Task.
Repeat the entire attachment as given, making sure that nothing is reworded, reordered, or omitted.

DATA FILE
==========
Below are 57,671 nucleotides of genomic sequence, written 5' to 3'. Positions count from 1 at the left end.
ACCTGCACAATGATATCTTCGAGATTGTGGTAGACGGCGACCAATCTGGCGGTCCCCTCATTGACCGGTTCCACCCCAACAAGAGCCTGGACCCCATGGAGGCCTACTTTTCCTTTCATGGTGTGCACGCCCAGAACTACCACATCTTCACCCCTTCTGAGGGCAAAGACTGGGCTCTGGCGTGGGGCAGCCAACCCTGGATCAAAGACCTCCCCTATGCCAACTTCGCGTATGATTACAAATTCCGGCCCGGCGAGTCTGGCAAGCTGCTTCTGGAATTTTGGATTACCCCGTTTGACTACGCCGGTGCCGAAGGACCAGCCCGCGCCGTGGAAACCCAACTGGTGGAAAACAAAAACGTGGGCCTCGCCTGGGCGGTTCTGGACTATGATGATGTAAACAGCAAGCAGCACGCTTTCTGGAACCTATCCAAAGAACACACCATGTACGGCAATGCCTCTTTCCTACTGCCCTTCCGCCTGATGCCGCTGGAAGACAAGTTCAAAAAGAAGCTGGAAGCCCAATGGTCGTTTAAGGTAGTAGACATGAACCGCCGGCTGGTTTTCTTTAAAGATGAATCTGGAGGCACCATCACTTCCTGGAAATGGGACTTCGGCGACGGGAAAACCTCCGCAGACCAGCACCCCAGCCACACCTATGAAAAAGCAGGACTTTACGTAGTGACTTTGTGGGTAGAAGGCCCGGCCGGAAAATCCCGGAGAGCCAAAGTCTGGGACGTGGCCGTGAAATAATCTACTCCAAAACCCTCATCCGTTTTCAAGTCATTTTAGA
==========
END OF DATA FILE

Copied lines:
Below are 57,671 nucleotides of genomic sequence, written 5' to 3'. Positions count from 1 at the left end.
ACCTGCACAATGATATCTTCGAGATTGTGGTAGACGGCGACCAATCTGGCGGTCCCCTCATTGACCGGTTCCACCCCAACAAGAGCCTGGACCCCATGGAGGCCTACTTTTCCTTTCATGGTGTGCACGCCCAGAACTACCACATCTTCACCCCTTCTGAGGGCAAAGACTGGGCTCTGGCGTGGGGCAGCCAACCCTGGATCAAAGACCTCCCCTATGCCAACTTCGCGTATGATTACAAATTCCGGCCCGGCGAGTCTGGCAAGCTGCTTCTGGAATTTTGGATTACCCCGTTTGACTACGCCGGTGCCGAAGGACCAGCCCGCGCCGTGGAAACCCAACTGGTGGAAAACAAAAACGTGGGCCTCGCCTGGGCGGTTCTGGACTATGATGATGTAAACAGCAAGCAGCACGCTTTCTGGAACCTATCCAAAGAACACACCATGTACGGCAATGCCTCTTTCCTACTGCCCTTCCGCCTGATGCCGCTGGAAGACAAGTTCAAAAAGAAGCTGGAAGCCCAATGGTCGTTTAAGGTAGTAGACATGAACCGCCGGCTGGTTTTCTTTAAAGATGAATCTGGAGGCACCATCACTTCCTGGAAATGGGACTTCGGCGACGGGAAAACCTCCGCAGACCAGCACCCCAGCCACACCTATGAAAAAGCAGGACTTTACGTAGTGACTTTGTGGGTAGAAGGCCCGGCCGGAAAATCCCGGAGAGCCAAAGTCTGGGACGTGGCCGTGAAATAATCTACTCCAAAACCCTCATCCGTTTTCAAGTCATTTTAGA